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“When one door closes, another opens,” opined Scottish scientist and inventor of the first practical telephone, Alexander Graham Bell. Ultimately, the sentiment was all about learning from mistakes — success doesn’t always come the first time around.
Translated to the 21st-century startup world, this mantra can be applied to the myriad fledgling tech firms that crop up and disappear almost as quickly. Earlier this week, sleep-monitoring company Hello — funded to the tune of $40 million — became the latest startup to fall by the wayside with the announcement that it was shutting down, though its Sense sleep tracker may continue if it can find a buyer.
Fast forward three days, and another sleep-monitoring startup is today officially launching its head-mounted wearable to the world, as well as announcing a fresh tranche of funding.
Founded out of France in 2014, Rythm is now based in San Francisco, where it has been working toward bringing its Dreem machine headband to market. Today, the final version of the device is being made available for preorder at $400, $100 less than its anticipated final retail price, with the special early bird price available from today through July 15.
It’s worth noting here that Rythm previously sold a beta version of the device for $349 — but today is the official launch of a market-ready unit.
In a nutshell, Rythm touts itself as a neurotechnology company that’s setting out to “enhance” your sleep, helping you “fall asleep faster, get deeper sleep, and wake up refreshed,” according to a company statement. The magical headband monitors and analyzes your brain activity and “acts” on your brain by emitting sounds to aid the sleeping process.
Lack of quality sleep has long been known to have consequences on the human body far beyond simply feeling tired — diabetes, obesity, heart disease, and all-round poor brain function are all thought to have some link to inadequate sleep.
“Rythm started with one single idea — to monitor and influence brain activity based on auditory stimulation to enhance sleep quality,” said Rythm cofounder and CEO Hugo Mercier. “Now after our successful beta test, we have learned from our users and expanded what the headband can do. The launch of Dreem is a breakthrough moment and we are thrilled to get our product to consumers so they can get on the path to better sleep.”
According to Rythm, Dreem is “packed with complex technology,” including dry polymer EEG electrodes to monitor brain activity during sleep and bone-conduction smarts on the front of the device that emit “subtle, precise sounds directly into your inner ear.” There’s also an alarm clock designed to wake you based on your sleep stages, a process that kicks in 20 minutes before you’re scheduled to awaken.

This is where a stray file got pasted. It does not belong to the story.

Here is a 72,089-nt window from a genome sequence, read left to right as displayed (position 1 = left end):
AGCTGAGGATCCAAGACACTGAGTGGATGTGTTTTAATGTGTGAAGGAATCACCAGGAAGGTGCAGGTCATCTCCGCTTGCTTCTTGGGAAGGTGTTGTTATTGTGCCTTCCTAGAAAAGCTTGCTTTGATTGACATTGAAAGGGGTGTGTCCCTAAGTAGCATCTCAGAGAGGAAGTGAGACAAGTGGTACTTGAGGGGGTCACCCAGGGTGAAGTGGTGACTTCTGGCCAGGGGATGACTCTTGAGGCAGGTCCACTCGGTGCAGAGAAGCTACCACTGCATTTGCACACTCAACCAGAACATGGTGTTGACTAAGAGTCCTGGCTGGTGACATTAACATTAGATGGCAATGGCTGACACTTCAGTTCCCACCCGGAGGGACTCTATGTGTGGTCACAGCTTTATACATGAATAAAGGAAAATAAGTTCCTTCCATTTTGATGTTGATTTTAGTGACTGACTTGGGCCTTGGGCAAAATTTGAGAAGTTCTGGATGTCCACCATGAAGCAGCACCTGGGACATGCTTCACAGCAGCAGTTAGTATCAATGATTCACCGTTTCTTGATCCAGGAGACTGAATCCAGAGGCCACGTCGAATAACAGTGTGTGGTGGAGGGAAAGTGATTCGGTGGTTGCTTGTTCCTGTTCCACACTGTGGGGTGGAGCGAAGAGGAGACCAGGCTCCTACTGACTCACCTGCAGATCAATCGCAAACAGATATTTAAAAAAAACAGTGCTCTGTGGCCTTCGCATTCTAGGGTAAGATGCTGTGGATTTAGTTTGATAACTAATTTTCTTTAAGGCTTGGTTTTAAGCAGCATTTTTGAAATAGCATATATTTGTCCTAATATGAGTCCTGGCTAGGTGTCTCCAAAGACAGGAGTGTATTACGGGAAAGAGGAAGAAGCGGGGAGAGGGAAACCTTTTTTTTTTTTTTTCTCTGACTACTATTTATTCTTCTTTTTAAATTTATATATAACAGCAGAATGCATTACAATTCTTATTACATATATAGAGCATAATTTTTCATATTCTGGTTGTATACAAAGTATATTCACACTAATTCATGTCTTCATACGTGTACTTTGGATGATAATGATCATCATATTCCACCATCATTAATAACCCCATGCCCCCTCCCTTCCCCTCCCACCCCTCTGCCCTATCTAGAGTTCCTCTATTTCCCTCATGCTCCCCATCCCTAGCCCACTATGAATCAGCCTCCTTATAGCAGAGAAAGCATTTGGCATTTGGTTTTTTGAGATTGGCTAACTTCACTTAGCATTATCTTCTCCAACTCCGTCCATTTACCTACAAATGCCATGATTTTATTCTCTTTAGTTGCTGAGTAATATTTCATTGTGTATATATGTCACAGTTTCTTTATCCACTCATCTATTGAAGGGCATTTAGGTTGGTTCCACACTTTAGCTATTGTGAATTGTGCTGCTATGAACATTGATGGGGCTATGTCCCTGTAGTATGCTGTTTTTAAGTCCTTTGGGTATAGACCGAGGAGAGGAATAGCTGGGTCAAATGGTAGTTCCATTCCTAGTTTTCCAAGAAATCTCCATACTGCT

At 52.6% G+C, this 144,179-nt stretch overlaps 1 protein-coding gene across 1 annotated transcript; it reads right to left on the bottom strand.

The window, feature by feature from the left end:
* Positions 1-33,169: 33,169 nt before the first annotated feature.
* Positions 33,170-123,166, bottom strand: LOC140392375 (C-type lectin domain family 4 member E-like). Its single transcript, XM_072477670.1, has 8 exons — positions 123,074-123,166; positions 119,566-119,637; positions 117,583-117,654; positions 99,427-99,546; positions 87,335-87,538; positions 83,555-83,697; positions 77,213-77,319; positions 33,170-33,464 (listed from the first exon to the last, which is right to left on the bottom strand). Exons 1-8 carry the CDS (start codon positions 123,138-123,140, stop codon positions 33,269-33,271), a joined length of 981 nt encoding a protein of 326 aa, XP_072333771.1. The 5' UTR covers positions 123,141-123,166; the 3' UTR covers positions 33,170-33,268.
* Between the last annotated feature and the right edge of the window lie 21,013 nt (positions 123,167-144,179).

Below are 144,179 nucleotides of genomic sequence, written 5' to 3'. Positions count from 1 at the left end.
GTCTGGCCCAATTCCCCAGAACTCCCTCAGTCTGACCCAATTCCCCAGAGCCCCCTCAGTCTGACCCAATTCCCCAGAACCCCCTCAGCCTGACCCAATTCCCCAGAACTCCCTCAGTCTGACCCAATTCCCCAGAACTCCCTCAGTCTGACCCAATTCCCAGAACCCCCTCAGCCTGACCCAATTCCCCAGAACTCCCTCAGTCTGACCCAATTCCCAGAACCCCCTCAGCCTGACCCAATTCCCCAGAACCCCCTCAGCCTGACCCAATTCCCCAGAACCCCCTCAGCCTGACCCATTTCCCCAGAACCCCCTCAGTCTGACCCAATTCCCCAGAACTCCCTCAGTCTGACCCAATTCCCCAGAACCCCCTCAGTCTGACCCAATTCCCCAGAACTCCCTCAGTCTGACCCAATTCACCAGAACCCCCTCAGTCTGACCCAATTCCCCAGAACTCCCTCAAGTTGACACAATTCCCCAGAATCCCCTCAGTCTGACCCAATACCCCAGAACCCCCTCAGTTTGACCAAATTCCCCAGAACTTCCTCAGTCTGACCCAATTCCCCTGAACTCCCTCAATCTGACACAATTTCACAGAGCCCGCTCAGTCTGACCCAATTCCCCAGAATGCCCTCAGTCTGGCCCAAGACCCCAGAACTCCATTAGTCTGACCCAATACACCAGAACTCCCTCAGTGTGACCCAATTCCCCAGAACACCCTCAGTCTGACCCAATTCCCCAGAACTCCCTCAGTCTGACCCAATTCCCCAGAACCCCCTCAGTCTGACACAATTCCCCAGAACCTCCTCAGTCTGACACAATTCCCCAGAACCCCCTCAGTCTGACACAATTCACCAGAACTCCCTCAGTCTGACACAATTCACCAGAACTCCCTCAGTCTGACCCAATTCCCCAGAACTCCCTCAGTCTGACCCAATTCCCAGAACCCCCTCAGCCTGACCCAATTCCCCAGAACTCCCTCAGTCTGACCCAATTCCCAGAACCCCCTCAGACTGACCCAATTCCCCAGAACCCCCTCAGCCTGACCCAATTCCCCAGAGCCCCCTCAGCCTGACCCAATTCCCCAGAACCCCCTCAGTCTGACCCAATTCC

At any rate, analysis is carried out on an internal CPU, with users able to view their data through a dedicated Dreem app to see how they slept and receive “personalized insights.”
A number of companies are attempting to tackle the perennial lack of sleep that impacts millions of people globally. Samsung launched SleepSense, a smart sleep tracker that connects to your home appliances, while earlier this year Apple acquired Finnish sleep tracking tech firm Beddit. Then there’s EverSleep, which recently launched a crowdfunding campaign for a contraption that detects sleep conditions such as snoring, apnea, and insomnia.
But Rythm is adamant that it has the most comprehensive offering on the market, one that not only tracks sleeping patterns to garner data but also helps you get to sleep, helps you stay asleep, and helps you wake up at the right time.
“Everybody can benefit from better sleep, and we wanted to launch a product that could work for anyone, regardless of their issue,” added Mercier. “Our goal was to launch a complete, comprehensive solution with multiple features so that it can help as many people as possible. We know with Dreem we have achieved that.”
Rythm also announced a funding round of $11 million today, which is in addition to the $11 million it raised last March and comes from billionaire French entrepreneur Xavier Niel, biotechnology doctor Laurent Alexandre, French insurance leader MAIF, and the French government-backed Innovation Commission 2030. The funding constitutes $9 million from private investors and $2.5 million from public grants.
Preorders for the final version of Dreem are open from today, with the product expected to ship later this fall.
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